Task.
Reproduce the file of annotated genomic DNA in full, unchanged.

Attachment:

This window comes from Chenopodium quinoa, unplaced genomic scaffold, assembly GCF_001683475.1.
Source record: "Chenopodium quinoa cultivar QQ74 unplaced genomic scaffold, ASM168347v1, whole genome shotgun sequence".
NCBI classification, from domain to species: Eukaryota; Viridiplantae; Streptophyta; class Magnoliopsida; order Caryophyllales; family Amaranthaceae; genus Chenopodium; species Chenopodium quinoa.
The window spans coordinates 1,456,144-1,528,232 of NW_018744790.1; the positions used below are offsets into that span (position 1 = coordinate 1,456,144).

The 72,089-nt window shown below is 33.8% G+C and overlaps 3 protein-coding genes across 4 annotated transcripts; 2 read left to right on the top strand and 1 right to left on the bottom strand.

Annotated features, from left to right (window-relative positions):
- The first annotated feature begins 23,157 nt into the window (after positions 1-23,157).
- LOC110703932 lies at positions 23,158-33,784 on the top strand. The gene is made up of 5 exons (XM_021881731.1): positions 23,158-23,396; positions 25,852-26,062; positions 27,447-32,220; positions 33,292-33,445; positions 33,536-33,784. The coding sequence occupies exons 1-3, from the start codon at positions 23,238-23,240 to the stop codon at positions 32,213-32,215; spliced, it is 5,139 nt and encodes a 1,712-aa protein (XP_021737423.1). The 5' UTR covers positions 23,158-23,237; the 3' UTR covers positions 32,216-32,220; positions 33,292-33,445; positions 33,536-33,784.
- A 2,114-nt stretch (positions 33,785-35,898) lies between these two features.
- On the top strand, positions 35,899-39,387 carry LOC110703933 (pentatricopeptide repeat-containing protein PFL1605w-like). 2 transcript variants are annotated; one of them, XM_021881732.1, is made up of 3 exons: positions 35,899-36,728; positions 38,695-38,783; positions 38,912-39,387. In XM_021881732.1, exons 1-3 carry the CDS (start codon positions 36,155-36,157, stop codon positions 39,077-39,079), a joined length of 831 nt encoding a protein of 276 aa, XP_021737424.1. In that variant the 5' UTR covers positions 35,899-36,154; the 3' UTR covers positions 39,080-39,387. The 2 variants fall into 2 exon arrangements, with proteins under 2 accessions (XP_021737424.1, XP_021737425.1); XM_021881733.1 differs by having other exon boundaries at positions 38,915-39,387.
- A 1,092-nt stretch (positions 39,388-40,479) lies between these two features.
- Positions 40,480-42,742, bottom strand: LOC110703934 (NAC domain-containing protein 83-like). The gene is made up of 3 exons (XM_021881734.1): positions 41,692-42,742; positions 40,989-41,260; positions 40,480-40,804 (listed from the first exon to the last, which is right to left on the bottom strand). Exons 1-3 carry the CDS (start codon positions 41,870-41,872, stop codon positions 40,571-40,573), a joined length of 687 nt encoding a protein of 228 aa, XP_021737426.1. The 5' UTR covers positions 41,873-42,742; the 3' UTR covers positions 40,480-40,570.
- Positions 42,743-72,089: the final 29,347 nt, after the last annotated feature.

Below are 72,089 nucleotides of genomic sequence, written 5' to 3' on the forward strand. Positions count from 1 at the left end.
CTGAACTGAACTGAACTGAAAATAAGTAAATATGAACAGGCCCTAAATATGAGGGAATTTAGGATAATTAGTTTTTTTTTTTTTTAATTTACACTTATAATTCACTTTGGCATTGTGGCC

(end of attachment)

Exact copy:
This window comes from Chenopodium quinoa, unplaced genomic scaffold, assembly GCF_001683475.1.
Source record: "Chenopodium quinoa cultivar QQ74 unplaced genomic scaffold, ASM168347v1, whole genome shotgun sequence".
NCBI classification, from domain to species: Eukaryota; Viridiplantae; Streptophyta; class Magnoliopsida; order Caryophyllales; family Amaranthaceae; genus Chenopodium; species Chenopodium quinoa.
The window spans coordinates 1,456,144-1,528,232 of NW_018744790.1; the positions used below are offsets into that span (position 1 = coordinate 1,456,144).

The 72,089-nt window shown below is 33.8% G+C and overlaps 3 protein-coding genes across 4 annotated transcripts; 2 read left to right on the top strand and 1 right to left on the bottom strand.

Annotated features, from left to right (window-relative positions):
- The first annotated feature begins 23,157 nt into the window (after positions 1-23,157).
- LOC110703932 lies at positions 23,158-33,784 on the top strand. The gene is made up of 5 exons (XM_021881731.1): positions 23,158-23,396; positions 25,852-26,062; positions 27,447-32,220; positions 33,292-33,445; positions 33,536-33,784. The coding sequence occupies exons 1-3, from the start codon at positions 23,238-23,240 to the stop codon at positions 32,213-32,215; spliced, it is 5,139 nt and encodes a 1,712-aa protein (XP_021737423.1). The 5' UTR covers positions 23,158-23,237; the 3' UTR covers positions 32,216-32,220; positions 33,292-33,445; positions 33,536-33,784.
- A 2,114-nt stretch (positions 33,785-35,898) lies between these two features.
- On the top strand, positions 35,899-39,387 carry LOC110703933 (pentatricopeptide repeat-containing protein PFL1605w-like). 2 transcript variants are annotated; one of them, XM_021881732.1, is made up of 3 exons: positions 35,899-36,728; positions 38,695-38,783; positions 38,912-39,387. In XM_021881732.1, exons 1-3 carry the CDS (start codon positions 36,155-36,157, stop codon positions 39,077-39,079), a joined length of 831 nt encoding a protein of 276 aa, XP_021737424.1. In that variant the 5' UTR covers positions 35,899-36,154; the 3' UTR covers positions 39,080-39,387. The 2 variants fall into 2 exon arrangements, with proteins under 2 accessions (XP_021737424.1, XP_021737425.1); XM_021881733.1 differs by having other exon boundaries at positions 38,915-39,387.
- A 1,092-nt stretch (positions 39,388-40,479) lies between these two features.
- Positions 40,480-42,742, bottom strand: LOC110703934 (NAC domain-containing protein 83-like). The gene is made up of 3 exons (XM_021881734.1): positions 41,692-42,742; positions 40,989-41,260; positions 40,480-40,804 (listed from the first exon to the last, which is right to left on the bottom strand). Exons 1-3 carry the CDS (start codon positions 41,870-41,872, stop codon positions 40,571-40,573), a joined length of 687 nt encoding a protein of 228 aa, XP_021737426.1. The 5' UTR covers positions 41,873-42,742; the 3' UTR covers positions 40,480-40,570.
- Positions 42,743-72,089: the final 29,347 nt, after the last annotated feature.

Below are 72,089 nucleotides of genomic sequence, written 5' to 3' on the forward strand. Positions count from 1 at the left end.
CTGAACTGAACTGAACTGAAAATAAGTAAATATGAACAGGCCCTAAATATGAGGGAATTTAGGATAATTAGTTTTTTTTTTTTTTAATTTACACTTATAATTCACTTTGGCATTGTGGCC